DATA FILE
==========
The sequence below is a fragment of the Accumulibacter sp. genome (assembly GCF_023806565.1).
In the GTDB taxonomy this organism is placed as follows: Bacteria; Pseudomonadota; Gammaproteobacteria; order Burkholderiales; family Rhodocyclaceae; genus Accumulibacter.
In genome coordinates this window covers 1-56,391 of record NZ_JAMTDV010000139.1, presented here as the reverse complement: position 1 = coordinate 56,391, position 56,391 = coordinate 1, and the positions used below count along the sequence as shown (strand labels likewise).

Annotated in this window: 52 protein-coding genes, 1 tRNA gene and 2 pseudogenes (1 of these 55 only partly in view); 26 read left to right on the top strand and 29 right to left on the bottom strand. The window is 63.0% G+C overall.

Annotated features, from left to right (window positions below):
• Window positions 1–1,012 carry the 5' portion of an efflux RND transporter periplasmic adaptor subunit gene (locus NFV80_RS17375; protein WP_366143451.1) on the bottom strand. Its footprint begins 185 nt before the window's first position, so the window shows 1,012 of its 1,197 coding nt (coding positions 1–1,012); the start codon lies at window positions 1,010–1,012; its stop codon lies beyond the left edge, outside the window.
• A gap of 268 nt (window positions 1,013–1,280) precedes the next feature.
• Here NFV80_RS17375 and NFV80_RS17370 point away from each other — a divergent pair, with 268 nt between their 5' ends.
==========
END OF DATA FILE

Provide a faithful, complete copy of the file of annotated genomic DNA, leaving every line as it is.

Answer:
The sequence below is a fragment of the Accumulibacter sp. genome (assembly GCF_023806565.1).
In the GTDB taxonomy this organism is placed as follows: Bacteria; Pseudomonadota; Gammaproteobacteria; order Burkholderiales; family Rhodocyclaceae; genus Accumulibacter.
In genome coordinates this window covers 1-56,391 of record NZ_JAMTDV010000139.1, presented here as the reverse complement: position 1 = coordinate 56,391, position 56,391 = coordinate 1, and the positions used below count along the sequence as shown (strand labels likewise).

Annotated in this window: 52 protein-coding genes, 1 tRNA gene and 2 pseudogenes (1 of these 55 only partly in view); 26 read left to right on the top strand and 29 right to left on the bottom strand. The window is 63.0% G+C overall.

Annotated features, from left to right (window positions below):
• Window positions 1–1,012 carry the 5' portion of an efflux RND transporter periplasmic adaptor subunit gene (locus NFV80_RS17375; protein WP_366143451.1) on the bottom strand. Its footprint begins 185 nt before the window's first position, so the window shows 1,012 of its 1,197 coding nt (coding positions 1–1,012); the start codon lies at window positions 1,010–1,012; its stop codon lies beyond the left edge, outside the window.
• A gap of 268 nt (window positions 1,013–1,280) precedes the next feature.
• Here NFV80_RS17375 and NFV80_RS17370 point away from each other — a divergent pair, with 268 nt between their 5' ends.